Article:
According to the Watchtower, Jesus was deceiving them; after his resurrection, he really was a spirit, disguising himself in a physical body, and telling people that he was not a spirit! Jesus also must’ve lied when he previously told his disciples that he would resurrect his body. The illusion was completed by Jehovah’s making the dead body of Jesus vanish into thin air, and then by the new “Jesus” materializing and dematerializing new physical bodies to incarnate into and out of!
Pity all of those foolish would-be Christians who fell for it for nearly 2,000 years, before the Watchtower revealed the secrets behind the trick!
It wasn’t entirely a new trick, though. A similar deception had been perpetrated on the disciples before, at the “transfiguration.” There, a non-existent, long-dead Moses (and Elijah) appeared before the disciples, and had a conversation with Jesus. The Bible tells us that the men were Moses and Elijah (Luke 9:30), even though they hadn’t been resurrected yet. This would lead us to surmise that these men were still existing after death.
But the Watchtower, having to deny any hint of immortal souls, tells us that the men were not Moses and Elijah, but rather were the result of a sort of mass-hypnosis that affected all of the witnesses.
Resurrection! Series Conclusion
The doctrine of immortal souls is certainly not without its own issues, improbabilities, and contradictions. But, with Occam’s Razor in hand, it would be the Watchtower’s resurrection doctrine that would be the first to be cut out, due to its having so many more assumptions, and things it needs to “explain away” and force-fit into its interpretation.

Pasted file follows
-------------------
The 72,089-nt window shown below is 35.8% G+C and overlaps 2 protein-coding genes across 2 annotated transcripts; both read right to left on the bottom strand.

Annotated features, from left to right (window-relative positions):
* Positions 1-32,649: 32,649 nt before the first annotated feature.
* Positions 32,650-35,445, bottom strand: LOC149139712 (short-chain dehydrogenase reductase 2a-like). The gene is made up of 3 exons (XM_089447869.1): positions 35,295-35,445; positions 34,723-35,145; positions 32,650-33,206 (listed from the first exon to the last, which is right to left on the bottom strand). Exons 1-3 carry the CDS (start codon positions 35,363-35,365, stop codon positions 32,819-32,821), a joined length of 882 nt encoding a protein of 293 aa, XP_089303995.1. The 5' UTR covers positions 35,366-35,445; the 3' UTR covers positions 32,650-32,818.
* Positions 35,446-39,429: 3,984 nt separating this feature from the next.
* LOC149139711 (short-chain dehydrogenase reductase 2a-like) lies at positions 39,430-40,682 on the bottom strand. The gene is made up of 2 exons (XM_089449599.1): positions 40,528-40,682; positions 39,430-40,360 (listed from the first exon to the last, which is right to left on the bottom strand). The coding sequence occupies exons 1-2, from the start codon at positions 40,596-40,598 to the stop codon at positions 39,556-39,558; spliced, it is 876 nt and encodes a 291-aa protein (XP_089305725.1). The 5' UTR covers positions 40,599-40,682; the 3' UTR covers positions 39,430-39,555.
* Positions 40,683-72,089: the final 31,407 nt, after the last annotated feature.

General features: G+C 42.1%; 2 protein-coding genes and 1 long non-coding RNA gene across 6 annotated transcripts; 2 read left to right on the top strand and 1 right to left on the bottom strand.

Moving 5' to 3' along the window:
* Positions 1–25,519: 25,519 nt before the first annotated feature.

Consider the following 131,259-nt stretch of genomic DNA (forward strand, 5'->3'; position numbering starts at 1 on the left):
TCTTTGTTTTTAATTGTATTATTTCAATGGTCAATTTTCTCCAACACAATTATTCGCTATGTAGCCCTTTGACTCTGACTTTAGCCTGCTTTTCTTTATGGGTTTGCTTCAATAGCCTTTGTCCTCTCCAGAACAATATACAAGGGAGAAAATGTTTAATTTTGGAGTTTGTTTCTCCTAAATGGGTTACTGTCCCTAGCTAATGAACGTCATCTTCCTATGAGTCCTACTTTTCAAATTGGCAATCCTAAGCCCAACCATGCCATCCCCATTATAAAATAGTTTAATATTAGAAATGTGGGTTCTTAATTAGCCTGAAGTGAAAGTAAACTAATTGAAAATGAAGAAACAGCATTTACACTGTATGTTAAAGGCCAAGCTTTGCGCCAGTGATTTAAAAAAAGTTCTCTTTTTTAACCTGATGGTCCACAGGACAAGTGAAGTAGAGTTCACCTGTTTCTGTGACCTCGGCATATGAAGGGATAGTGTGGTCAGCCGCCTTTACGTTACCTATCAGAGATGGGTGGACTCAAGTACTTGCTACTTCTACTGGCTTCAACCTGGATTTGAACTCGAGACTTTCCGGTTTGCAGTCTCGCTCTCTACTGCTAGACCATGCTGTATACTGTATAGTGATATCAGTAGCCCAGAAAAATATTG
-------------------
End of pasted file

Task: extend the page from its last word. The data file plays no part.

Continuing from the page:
The book has made use of some of the content from this site. But there is also plenty of new material and illustrations. Unlike this site, the book does not engage in scoffing. So, it is more likely to be read by Witnesses than my site.
Still, it’s not completely serious. As its back-cover states, there is “a dash of humor” — which you may have gathered from the cover illustration! Some of the illustrations in its pages are pretty funny too.
Rather than trying to “disprove the religion,” it is devoted to showing how the Watchtower exercises “Undue Influence” over its members, and how that can be dealt with.
There is a great chapter on the Faithful and Discreet Slave, showing why the Governing Body cannot possibly be fulfilling that role. This, of course, frees Witnesses to think for themselves.
The other chapters delve into the major ways that the Watchtower interferes with people’s lives. Thoroughly investigating the blood issue, shunning, and child abuse. Each section explains in detail why the doctrines these policies are based on are fallacious. Then some suggestions are made on how Witnesses can live their lives with a measure of freedom despite these constraints.
The book is thin and concise. The paperback version is exactly 100 pages long. But it is packed with all the references you need to utterly demolish these most harmful of Watchtower doctrines.
Great for a “literature exchange” with a Witness who would never think of visiting a site such as this!